Lyme disease is carried by a deer tick that transmits the Lyme disease-causing bacteria through its bite. Initially, the bite may cause a distinctive rash, but more serious symptoms may occur over time, including joint pain, headaches, and fatigue. Lyme disease is fairly rare, although Lyme disease “phobia,” as one researcher puts it, is quite common. Diagnosis can be difficult, as are decisions about treatment in the absence of a clear diagnosis.
A subset of 212 of these patients were matched with someone who did not have Lyme disease but was close in age and geographic location to those in the study, and asked the same questions. Both groups were also surveyed using a common health status form and a depression-screening tool.
Also Check: What Does Lyme Disease Rash Look Like Pictures
Who’s At Risk And Where Are Ticks Found
The risk of getting Lyme disease is higher:
- for people who spend time in woodland or moorland areas
- from March to October because more people take part in outdoor activities
Ticks are found throughout the UK and in other parts of Europe and North America. There are a high number of ticks in the Scottish Highlands.
It’s thought only a small proportion of ticks carry the bacteria that cause Lyme disease. Being bitten doesn’t mean you’ll definitely be infected. However, it’s important to be aware of the risk and speak to a GP if you start to feel unwell.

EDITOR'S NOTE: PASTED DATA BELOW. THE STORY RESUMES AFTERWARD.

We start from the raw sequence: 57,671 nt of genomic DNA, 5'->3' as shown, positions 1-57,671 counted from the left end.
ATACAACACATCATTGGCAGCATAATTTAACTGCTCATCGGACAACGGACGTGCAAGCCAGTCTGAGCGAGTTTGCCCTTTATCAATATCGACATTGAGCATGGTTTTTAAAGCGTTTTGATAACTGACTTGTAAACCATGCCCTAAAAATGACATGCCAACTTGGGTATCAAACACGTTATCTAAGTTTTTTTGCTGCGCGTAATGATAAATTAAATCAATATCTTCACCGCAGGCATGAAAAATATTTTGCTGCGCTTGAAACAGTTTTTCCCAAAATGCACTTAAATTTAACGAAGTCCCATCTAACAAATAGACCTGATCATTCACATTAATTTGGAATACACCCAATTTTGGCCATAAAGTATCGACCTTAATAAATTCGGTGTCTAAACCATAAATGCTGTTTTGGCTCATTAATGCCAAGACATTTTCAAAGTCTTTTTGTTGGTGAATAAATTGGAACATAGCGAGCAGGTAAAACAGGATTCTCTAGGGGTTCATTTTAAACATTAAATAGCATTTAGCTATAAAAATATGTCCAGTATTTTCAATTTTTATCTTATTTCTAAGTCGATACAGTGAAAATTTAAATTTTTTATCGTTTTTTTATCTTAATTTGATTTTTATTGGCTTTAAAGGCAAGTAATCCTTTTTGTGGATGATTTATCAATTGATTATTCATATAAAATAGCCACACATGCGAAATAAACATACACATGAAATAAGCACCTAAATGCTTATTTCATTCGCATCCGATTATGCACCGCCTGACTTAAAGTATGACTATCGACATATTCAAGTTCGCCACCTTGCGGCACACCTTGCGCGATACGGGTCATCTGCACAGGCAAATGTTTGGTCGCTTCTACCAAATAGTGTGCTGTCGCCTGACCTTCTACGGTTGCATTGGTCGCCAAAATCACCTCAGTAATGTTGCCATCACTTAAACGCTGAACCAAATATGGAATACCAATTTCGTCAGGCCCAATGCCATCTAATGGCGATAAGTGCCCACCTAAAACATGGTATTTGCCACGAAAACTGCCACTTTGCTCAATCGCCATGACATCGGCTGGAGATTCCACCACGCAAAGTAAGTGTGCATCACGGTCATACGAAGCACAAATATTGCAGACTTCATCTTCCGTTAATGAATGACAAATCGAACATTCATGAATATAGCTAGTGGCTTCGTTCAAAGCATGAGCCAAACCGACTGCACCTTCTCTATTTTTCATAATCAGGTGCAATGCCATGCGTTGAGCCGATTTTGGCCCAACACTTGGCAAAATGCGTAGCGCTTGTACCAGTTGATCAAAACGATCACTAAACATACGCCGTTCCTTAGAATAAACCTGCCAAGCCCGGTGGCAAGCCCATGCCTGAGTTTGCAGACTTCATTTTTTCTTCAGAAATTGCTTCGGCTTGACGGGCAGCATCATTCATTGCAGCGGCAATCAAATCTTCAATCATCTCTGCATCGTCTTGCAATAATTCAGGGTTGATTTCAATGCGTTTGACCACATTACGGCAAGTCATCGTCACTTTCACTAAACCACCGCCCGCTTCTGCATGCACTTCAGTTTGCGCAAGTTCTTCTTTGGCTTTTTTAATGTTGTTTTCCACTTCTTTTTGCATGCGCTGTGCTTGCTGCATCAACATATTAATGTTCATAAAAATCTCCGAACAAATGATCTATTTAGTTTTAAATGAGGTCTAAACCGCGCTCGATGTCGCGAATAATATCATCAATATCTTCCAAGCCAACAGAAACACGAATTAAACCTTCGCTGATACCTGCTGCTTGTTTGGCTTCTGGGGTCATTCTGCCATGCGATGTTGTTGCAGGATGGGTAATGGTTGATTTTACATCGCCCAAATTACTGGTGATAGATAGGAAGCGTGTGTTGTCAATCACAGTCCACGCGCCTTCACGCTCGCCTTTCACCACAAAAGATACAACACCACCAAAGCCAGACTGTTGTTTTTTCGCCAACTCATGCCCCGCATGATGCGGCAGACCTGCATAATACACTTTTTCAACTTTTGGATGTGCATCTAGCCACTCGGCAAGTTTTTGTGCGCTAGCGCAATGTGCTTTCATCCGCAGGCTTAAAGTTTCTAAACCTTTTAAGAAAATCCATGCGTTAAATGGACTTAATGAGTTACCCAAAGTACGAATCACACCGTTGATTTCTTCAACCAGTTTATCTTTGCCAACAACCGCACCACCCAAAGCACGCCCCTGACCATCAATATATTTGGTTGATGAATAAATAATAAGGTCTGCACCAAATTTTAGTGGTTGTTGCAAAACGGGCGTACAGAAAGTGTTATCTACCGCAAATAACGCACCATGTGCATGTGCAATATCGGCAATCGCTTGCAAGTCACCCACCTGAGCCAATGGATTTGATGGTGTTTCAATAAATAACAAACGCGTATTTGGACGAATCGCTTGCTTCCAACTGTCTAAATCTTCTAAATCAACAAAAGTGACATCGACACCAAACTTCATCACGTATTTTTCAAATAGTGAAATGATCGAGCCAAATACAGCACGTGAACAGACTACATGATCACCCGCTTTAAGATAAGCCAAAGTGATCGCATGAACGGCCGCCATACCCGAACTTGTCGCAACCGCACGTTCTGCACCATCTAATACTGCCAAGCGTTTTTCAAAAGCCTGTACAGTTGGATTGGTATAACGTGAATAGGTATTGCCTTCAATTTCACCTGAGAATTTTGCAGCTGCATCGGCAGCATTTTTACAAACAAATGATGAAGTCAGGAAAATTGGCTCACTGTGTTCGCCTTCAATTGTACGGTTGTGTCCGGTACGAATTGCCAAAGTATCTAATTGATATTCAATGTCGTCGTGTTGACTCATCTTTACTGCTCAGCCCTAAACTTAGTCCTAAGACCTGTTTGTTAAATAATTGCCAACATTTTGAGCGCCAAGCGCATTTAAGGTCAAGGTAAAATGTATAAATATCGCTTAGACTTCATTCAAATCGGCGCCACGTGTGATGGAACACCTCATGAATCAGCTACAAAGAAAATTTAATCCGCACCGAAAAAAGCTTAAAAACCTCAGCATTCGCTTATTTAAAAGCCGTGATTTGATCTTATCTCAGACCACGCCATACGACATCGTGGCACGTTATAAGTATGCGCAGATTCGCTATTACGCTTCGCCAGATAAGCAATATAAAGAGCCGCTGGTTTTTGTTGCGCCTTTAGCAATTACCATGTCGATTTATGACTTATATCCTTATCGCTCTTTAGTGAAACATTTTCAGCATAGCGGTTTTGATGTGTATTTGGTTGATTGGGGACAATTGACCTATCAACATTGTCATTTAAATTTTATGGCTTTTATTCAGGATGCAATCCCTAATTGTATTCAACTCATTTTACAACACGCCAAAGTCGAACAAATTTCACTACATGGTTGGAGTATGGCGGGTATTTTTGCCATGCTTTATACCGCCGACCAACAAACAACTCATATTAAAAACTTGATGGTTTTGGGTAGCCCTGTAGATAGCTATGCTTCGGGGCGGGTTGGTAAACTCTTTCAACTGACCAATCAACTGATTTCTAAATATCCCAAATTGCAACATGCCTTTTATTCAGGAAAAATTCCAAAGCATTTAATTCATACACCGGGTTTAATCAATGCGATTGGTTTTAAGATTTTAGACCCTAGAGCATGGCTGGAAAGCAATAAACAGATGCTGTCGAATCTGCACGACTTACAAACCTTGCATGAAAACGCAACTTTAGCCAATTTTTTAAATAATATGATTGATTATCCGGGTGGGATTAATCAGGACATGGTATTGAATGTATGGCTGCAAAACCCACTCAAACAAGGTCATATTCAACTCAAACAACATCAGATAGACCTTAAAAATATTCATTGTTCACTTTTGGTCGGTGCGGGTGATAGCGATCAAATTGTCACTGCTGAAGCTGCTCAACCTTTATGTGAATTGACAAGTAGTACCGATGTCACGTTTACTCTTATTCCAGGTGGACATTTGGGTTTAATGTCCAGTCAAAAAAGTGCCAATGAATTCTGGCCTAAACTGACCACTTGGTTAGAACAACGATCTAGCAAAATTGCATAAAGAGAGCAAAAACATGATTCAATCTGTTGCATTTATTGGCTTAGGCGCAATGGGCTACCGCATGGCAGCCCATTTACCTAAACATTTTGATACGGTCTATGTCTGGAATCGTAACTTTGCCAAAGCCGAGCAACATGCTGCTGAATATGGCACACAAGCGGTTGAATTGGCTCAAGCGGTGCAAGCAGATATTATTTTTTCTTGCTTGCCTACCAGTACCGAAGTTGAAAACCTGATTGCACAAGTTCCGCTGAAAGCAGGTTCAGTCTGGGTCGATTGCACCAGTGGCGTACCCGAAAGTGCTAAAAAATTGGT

Is Lyme Disease Curable
The tick-borne illness can be treated with antibiotics, and most people make a full recovery within weeks or months. So why is there so much confusion?
In much of the country, spring and summer mean warmer weather and spending more time outdoors. Unfortunately, it also means that the ticks that carry Lyme disease bacteria may be out in full force, especially in wooded or grassy areas.
About 30,000 cases of Lyme disease are reported each year to the U.S. Centers for Disease Control and Prevention, although experts estimate that 10 times that amount may actually be infected. Thats concerning, because if left untreated, Lyme disease can cause nerve damage, memory loss, dangerous inflammation around the heart, and other permanent health problems.
But the good news is that Lyme disease is also very treatableespecially when its diagnosed soon after symptoms begin. Lyme disease is always curable, Daniel Kuritzkes, MD, chief of the Division of Infectious Diseases at Brigham and Womens Hospital in Boston, tells Health. The medications we have are very effective at getting rid of the infection. Heres what else you need to know.
RELATED: How Do You Get Lyme Disease?
Recommended Reading: Rheumatologist Specializing In Lyme Disease
Stage : Early Localized Lyme Disease
Stage 1 or early localized Lyme disease occurs 128 days following a tick bite.
Some people with stage one Lyme disease do not experience any symptoms. If symptoms do occur, they may include the following:
- a skin rash that may or may not resemble a bulls-eye
- flu-like illness, including chills and a fever
- swollen lymph nodes
When To See A Doctor For Lyme Disease
A big worry of mine this year is that people who develop fever and muscle aches this summer will assume that they have COVID-19 when they may instead have a tick-borne infection. If you develop fever, chills and muscle aches in the summer months in Rhode Island, you should contact your doctor!